This invention is in the field of automatic cleaning apparatus; more particularly this invention relates to an automatic spool cleaning apparatus.

In many industries spools are used on which to coil or wrap sheets of material, cables, wire, fibers, yarn, and the like for storage, use, and transporation. For the purpose of this invention a spool is considered to be a cylinder having at least one circumferential ridge along the outer diameter of the cylinder. Typically, the ridge is a flange on at least one end of the spool.

Spools are often bulky and heavy making them very difficult to handle. Often the items, which are wrapped on the spool, must be kept clean and free from defects. To accomplish this the spools must be kept clean. Presently, the spools are handled by conventional type lifting equipment, such as winches and straps, and the cleaning is done by hand.

SUMMARY OF THE INVENTION

The present invention is an apparatus having a support means and a first and second chuck rotatably mounted on the support means. The first and second chuck have coinciding axes of rotation with the second chuck facing the first chuck. There is at least one cleaning arm having a supported end and a free end. The cleaning arm should have at least one cleaning means attaching surface between the supported end and the free end adjacent to the free end. The cleaning arm is supported at a location so that the free end of the cleaning arm is offset from the axis of rotation of the first and second chucks. There is a means to rotate at least one of the chucks and a means to move the free end of the cleaning arm parallel to the axis of rotation of the chucks.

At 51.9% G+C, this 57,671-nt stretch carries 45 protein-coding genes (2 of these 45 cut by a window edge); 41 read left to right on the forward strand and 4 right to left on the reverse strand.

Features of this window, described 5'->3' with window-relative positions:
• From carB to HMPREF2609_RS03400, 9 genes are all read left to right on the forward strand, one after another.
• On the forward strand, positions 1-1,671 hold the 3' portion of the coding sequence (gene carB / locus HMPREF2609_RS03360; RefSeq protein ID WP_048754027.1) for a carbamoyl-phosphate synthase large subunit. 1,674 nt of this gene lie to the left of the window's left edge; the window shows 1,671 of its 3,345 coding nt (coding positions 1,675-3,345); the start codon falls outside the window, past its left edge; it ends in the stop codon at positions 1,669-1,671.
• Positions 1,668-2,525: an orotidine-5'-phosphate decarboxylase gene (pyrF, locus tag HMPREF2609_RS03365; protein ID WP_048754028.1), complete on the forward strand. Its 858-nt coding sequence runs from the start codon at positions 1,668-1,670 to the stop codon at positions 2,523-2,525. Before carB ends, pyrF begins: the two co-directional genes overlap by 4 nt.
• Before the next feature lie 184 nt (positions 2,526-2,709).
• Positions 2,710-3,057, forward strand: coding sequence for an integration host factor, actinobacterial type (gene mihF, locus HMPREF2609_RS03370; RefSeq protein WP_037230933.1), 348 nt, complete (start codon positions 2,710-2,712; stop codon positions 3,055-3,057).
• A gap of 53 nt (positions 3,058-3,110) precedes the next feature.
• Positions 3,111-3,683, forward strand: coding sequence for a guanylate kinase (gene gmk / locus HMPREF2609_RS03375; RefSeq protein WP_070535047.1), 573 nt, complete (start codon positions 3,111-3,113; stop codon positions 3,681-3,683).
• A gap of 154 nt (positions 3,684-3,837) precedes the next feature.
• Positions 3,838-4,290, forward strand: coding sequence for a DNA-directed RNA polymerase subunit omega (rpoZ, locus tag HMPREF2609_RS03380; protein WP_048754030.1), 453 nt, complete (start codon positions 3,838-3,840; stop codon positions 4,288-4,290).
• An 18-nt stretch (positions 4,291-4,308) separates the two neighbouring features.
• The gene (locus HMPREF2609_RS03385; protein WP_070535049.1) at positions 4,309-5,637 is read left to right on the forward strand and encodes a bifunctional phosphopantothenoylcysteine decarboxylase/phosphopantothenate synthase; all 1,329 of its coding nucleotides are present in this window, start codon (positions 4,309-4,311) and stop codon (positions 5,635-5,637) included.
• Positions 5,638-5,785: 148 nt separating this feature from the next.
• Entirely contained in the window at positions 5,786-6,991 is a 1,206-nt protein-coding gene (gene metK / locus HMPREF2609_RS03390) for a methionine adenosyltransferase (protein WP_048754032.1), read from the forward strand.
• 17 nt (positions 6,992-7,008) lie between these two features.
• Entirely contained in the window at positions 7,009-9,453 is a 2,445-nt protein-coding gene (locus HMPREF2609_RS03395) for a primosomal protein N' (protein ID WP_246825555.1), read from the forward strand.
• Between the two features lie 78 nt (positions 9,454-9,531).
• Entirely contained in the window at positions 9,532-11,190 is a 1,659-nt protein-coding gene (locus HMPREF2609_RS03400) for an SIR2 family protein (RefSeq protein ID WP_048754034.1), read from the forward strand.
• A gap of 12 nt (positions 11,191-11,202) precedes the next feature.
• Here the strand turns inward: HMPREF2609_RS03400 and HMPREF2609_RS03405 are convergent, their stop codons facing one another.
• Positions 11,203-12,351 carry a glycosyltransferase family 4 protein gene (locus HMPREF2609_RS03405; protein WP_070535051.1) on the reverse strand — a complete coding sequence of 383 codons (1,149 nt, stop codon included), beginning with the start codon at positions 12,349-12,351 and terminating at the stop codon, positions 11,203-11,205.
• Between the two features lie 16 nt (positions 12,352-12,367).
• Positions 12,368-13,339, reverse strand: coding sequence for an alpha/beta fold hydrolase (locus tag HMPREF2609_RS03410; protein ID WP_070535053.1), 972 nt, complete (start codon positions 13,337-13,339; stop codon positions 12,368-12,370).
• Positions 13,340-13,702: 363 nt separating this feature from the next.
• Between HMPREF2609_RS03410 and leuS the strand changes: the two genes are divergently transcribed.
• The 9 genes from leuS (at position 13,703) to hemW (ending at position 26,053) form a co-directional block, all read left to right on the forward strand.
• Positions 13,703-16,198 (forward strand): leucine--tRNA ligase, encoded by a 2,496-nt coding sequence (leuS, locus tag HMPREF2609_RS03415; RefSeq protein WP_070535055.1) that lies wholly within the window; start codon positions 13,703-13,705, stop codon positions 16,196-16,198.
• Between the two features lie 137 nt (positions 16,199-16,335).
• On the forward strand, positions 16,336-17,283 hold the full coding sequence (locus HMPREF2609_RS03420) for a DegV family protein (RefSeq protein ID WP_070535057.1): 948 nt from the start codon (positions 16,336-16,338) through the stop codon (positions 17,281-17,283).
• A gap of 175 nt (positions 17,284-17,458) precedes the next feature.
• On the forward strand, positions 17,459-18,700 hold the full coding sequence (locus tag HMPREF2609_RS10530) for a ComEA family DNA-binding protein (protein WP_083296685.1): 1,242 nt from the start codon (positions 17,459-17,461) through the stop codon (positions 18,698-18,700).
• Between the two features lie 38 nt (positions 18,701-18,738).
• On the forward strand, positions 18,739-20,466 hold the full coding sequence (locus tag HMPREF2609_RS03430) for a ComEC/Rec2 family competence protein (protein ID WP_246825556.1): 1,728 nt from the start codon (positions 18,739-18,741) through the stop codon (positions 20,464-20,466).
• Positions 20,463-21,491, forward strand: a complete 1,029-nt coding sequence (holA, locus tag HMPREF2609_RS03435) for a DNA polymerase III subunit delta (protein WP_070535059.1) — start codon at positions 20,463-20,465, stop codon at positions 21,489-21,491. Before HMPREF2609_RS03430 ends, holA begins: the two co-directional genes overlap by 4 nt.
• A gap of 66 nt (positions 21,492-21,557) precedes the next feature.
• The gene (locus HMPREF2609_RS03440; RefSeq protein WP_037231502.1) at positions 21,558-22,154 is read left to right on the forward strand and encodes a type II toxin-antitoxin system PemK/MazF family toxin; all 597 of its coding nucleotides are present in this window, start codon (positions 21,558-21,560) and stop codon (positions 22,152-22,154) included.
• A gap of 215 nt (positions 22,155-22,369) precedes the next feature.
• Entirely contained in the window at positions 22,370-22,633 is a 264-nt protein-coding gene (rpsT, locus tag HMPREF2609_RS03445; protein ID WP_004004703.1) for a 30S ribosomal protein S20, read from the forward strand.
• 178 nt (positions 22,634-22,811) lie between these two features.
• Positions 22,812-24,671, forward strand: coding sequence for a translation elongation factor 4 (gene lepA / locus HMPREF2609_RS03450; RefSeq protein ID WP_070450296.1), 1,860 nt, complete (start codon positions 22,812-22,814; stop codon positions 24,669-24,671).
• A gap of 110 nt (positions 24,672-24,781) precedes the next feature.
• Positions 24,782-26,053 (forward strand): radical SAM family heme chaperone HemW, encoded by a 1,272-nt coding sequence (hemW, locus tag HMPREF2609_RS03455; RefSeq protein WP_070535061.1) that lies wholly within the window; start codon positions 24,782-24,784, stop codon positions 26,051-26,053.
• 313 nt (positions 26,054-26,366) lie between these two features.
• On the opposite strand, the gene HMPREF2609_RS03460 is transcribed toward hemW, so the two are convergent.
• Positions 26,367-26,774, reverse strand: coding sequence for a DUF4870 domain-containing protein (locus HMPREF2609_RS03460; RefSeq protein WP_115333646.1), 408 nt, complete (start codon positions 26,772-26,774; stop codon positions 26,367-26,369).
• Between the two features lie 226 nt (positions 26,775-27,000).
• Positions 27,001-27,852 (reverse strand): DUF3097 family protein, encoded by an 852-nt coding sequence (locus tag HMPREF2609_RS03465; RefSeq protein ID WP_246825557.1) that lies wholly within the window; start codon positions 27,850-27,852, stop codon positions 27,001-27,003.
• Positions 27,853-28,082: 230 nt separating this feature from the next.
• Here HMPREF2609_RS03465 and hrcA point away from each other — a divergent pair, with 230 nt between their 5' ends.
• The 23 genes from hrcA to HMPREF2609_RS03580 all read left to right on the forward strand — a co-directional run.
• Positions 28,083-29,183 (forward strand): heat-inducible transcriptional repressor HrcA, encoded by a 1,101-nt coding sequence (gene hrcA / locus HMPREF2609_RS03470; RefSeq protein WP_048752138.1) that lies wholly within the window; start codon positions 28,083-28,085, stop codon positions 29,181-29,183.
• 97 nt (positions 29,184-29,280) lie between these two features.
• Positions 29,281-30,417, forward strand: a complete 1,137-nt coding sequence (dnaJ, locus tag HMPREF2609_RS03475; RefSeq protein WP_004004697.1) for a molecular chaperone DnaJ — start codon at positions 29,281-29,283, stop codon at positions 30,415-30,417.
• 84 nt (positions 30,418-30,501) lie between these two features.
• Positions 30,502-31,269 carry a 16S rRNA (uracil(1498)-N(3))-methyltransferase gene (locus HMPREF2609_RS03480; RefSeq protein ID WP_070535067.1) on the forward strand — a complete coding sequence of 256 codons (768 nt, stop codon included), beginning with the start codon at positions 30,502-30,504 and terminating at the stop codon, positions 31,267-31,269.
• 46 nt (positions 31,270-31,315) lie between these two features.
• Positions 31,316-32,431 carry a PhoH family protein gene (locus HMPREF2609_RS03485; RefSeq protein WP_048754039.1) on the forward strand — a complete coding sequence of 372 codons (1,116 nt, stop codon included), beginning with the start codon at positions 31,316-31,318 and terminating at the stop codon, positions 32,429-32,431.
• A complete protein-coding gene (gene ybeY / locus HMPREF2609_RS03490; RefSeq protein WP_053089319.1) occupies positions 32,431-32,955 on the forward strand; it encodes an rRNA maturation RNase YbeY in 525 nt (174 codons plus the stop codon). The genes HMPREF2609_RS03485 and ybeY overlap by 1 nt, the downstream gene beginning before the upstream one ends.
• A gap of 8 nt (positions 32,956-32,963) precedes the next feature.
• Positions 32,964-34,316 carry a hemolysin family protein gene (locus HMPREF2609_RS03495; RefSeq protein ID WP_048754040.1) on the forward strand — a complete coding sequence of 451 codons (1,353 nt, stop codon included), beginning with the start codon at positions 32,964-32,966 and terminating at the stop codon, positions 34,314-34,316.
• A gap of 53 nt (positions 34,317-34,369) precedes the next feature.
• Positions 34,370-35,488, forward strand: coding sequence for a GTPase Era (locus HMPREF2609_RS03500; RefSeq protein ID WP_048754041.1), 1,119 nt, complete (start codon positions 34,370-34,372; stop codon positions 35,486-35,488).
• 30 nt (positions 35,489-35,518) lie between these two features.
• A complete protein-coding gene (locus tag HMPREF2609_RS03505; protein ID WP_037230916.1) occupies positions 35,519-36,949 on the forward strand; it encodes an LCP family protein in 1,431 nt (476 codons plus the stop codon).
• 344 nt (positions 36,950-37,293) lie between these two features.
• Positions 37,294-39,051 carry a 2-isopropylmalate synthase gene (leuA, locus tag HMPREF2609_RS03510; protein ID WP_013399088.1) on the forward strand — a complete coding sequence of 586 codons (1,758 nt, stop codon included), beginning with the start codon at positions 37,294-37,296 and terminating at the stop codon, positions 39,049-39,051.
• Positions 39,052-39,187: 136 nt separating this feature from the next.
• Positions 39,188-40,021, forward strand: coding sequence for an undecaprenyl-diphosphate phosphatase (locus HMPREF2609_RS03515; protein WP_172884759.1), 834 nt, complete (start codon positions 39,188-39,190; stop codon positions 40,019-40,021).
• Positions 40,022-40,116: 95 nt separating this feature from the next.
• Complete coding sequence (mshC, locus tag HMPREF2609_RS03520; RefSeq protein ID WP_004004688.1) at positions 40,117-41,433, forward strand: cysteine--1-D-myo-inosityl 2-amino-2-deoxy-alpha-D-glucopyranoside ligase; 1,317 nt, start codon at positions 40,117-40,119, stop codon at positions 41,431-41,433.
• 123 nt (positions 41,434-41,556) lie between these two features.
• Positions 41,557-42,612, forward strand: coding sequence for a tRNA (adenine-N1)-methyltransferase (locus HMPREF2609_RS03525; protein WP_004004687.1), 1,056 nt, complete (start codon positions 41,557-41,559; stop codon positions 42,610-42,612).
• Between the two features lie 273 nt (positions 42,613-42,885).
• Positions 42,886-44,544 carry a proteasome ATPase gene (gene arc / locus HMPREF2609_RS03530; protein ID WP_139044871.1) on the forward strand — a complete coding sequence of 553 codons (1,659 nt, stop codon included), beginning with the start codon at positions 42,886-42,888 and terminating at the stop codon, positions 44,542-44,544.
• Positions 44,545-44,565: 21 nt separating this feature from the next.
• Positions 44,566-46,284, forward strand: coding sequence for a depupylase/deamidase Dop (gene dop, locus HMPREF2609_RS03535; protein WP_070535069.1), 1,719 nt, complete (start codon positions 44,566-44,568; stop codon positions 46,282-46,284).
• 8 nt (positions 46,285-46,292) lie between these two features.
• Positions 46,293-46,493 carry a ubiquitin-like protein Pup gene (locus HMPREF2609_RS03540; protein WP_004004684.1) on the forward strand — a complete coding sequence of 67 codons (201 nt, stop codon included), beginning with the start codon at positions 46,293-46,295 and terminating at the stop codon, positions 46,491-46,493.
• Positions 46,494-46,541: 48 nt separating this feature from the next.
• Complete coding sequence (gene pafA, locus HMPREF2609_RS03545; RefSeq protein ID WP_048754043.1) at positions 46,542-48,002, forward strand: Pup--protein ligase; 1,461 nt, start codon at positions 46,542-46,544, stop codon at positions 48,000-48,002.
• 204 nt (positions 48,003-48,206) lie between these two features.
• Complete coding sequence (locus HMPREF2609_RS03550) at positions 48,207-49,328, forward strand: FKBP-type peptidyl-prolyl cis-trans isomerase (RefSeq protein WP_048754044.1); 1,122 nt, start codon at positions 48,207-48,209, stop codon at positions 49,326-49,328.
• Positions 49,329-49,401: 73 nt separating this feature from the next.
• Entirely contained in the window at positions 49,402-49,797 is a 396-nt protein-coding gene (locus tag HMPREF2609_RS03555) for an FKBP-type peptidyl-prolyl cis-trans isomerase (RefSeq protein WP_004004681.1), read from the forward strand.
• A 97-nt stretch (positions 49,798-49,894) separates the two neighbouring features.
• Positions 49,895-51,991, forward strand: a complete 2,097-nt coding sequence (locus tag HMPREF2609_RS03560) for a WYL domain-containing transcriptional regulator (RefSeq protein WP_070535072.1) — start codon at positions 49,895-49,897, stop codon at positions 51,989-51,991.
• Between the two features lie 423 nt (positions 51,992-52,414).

The apparatus of the present invention is useful for cleaning a spool having a circumferential ridge, particularly a flange on at least one end of the spool and most particularly , a spool having flanges on both ends of the cylinder of the spool.

The apparatus operates to clean a spool mounted between the first and second chuck. There can be a cleaning means removably attached to the cleaning arm. Preferably, the cleaning means attaching surface of the cleaning arm has a hook type fabric structure attached. A loop type cleaning pad can be attached to the hook fabric. The cleaning arm can move axially and clean the surface of the cylinder, and can be pressed against the radial surfaces of the spool flanges as they rotate to clean them. Preferably, the cleaning arm can oscillate radially so that the radial surfaces of the flanges can be cleaned without their surfaces being scored.

Preferably, there is a means to lift the spool to a location between the first and second chuck with the axis of the spool coinciding with the axis of the first and second chucks.